An inquiry with the powers of a royal commission should be launched to investigate allegations of corruption in the ranks of the Reserve Bank of Australia, the Greens say.
Officials from the RBA's Note Printing Australia (NPA) went to Iraq and engaged in secret dealings with the regime of dictator Saddam Hussein at the height of UN sanctions, leaked reports have revealed.
The prospective business deal to produce polymer bank notes was abandoned when Australian diplomats uncovered the plan, the ABC and Fairfax Media reports.
Australian Greens Deputy Leader Adam Bandt says the revelations of "dirty deals" would shock most Australians.
"The stench surrounding the Reserve Bank and its subsidiaries is now so strong that only a full, independent judicial inquiry will clear the air," Mr Bandt told reporters in Hobart on Monday.
He said that when parliament resumes the Greens will move to have senior RBA officials face a parliamentary committee to answer the allegations, but that the government should not wait to act.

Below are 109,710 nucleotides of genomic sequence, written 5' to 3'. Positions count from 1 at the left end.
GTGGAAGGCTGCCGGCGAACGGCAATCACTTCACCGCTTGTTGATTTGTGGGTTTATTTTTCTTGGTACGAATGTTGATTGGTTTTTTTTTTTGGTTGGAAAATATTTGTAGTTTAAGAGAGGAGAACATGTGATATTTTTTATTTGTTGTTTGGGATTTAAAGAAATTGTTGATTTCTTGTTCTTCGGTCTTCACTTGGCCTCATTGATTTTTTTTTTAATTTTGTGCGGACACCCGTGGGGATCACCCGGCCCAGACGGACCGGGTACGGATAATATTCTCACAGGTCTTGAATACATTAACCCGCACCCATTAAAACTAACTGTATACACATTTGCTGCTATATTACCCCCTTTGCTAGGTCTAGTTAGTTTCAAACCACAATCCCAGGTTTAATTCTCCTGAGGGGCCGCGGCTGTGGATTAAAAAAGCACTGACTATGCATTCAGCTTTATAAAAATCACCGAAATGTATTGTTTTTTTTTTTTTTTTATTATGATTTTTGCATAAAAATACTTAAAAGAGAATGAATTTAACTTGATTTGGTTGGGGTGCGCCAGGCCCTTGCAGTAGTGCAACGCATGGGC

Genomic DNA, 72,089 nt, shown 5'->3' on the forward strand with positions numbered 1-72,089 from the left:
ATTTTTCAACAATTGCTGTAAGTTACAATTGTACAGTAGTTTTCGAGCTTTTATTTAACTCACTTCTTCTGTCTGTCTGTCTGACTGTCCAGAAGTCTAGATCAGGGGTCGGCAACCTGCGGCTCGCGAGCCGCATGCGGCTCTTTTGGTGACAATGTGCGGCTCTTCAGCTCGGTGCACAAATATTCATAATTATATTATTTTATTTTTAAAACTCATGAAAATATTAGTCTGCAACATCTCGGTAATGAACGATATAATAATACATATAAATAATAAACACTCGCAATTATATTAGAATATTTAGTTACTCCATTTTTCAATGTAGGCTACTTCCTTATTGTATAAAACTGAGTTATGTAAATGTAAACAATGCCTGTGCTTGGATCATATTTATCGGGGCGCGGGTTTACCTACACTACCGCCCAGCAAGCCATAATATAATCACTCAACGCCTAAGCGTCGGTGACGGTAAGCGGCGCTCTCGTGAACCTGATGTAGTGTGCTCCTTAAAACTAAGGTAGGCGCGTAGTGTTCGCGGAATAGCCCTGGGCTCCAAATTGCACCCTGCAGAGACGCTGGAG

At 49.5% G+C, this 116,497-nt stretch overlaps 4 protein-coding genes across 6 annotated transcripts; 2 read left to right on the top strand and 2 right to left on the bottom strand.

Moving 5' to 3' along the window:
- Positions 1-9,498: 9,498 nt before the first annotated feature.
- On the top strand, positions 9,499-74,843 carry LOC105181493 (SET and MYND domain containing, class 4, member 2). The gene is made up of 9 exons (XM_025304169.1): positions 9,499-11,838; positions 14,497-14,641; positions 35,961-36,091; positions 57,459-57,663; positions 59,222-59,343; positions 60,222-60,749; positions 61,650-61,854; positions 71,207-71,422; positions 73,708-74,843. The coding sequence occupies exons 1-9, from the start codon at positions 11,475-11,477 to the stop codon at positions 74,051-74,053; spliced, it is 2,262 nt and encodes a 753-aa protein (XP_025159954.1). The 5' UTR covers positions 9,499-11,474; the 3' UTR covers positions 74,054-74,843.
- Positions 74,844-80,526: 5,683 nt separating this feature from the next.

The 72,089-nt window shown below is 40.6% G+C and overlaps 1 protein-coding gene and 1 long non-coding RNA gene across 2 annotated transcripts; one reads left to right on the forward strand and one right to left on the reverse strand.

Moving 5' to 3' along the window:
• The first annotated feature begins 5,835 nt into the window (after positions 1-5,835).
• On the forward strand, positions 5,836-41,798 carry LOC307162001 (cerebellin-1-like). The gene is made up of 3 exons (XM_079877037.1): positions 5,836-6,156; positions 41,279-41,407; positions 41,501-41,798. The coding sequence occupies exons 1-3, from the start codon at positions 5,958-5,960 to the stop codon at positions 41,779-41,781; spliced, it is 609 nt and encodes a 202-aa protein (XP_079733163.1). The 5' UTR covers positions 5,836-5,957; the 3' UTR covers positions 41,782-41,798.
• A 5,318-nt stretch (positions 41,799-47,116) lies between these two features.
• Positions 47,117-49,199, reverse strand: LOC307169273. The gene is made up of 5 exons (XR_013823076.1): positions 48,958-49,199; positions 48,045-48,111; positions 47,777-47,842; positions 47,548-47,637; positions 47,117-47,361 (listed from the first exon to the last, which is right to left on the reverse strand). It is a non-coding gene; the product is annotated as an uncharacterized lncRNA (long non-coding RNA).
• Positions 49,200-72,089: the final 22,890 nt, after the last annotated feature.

"The government must now immediately establish a full inquiry with the powers of a royal commission into the activities of the Reserve Bank," he said.
In light of the allegations Mr Bandt raised doubt about the effectiveness of the Australian Securities and Investments Commission (ASIC).
"It seems that our corporate regulator is asleep at the wheel when it comes to investigating the potentially corrupt activities going on within the Reserve Bank's corporate arms.
"There is a serious question now for ASIC to answer as to whether it is turning a blind eye to what is happening in the Reserve Bank."
The Greens also plan to demand answers from the corporate watchdog when parliament resumes.